16. RDMacQ

    I really wouldn't sweat the "deaths" in this issue. This is the multiverse. It'd be easy to just say a little later "Yeah, those were ALTERNATE alternate versions of Spider-Man's characters. The 'REAL' ones are perfectly safe." That's sort of the thing when you introduce the notion of alternate universes, where every change results in a new dimension. So even if the characters "died" in the universes shown, you can easily justify that there was a universe where they didn't. The issue I have with the whole "You need to follow Otto's example" is that, really, Peter doesn't fight back enough. Sure, he mentions the whole "Goblin Nation" thing, but it's quickly swept under the rug and once again established that Peter is likely in the wrong, or- more likely- that he cannot balance his duties as Spider-Man with running his company. The problem with this is that it once again goes back to the fact that, despite his claims otherwise, Slott does not have a good handling on Peter and his motivation, particularly the key phrase "With Great Power comes Great Responsibility." He shouldn't even ENTERTAIN the notion that he should leave "some things" to the cops. Spider-Man knows FIRST HAND that there is no such thing as a "minor crime." This is similar to how Slott dropped the ball with his infamous "Peter's GREATEST SIN" story, where he implied that Peter was WRONG to pursue the burglar the night Uncle Ben died, and should have instead stayed to comfort May. Because it makes sense for the fifteen year old child to comfort the adult, rather than the other way around. Not only that, but he also lets the criminal who attacked Betty go free to be with her, which once again goes against his key motivation. Or in the Peter Parker Paparazzi arc, where he has Peter use his powers for his own benefit, under the auspices of "Who could it harm?" I get having a different interpretation of the character, but when these elements run contrary to the characters BASIC MOTIVATION and ORIGIN STORY it seems a little troubling. It'd be like if Batman reasoned that he should "get over" his obsession with being a dark crusader and "lighten up a bit." Slott continually misses the boat with his characterization of Peter. When he keeps getting the character's basic motivations wrong, it's not just a one time lapse or just a single bad story. It's a fundamental problem with how the interpretation a character that he says he knows so well.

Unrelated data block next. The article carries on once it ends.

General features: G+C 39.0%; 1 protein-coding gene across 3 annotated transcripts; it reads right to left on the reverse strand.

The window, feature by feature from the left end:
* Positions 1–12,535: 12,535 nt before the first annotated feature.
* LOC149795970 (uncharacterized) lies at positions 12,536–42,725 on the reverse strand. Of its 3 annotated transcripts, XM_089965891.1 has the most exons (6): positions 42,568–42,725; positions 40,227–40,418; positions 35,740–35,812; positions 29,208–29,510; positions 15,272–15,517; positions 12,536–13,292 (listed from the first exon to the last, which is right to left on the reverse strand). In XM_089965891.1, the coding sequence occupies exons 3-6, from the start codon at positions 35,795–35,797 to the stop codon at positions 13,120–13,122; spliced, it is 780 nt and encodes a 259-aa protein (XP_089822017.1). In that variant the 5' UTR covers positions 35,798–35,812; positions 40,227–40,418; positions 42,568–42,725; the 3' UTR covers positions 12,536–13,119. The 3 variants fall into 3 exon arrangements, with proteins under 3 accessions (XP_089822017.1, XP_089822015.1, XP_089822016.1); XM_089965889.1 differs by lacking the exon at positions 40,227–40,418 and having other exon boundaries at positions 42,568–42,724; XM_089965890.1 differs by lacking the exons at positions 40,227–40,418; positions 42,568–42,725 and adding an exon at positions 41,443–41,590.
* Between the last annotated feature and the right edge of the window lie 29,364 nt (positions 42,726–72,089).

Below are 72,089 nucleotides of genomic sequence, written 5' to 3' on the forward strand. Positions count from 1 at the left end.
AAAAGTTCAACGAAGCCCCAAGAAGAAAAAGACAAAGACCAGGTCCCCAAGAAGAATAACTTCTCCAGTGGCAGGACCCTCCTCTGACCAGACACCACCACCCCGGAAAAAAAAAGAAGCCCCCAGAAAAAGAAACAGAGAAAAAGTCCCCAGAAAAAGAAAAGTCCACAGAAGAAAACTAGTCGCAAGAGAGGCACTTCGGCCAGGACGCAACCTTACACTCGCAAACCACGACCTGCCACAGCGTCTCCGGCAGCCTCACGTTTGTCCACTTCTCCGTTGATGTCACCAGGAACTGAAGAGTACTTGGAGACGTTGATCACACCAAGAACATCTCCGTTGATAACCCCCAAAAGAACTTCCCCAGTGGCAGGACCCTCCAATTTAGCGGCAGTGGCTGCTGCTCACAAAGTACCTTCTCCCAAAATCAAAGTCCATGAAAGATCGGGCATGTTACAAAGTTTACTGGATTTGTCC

17. Stillanerd - Post author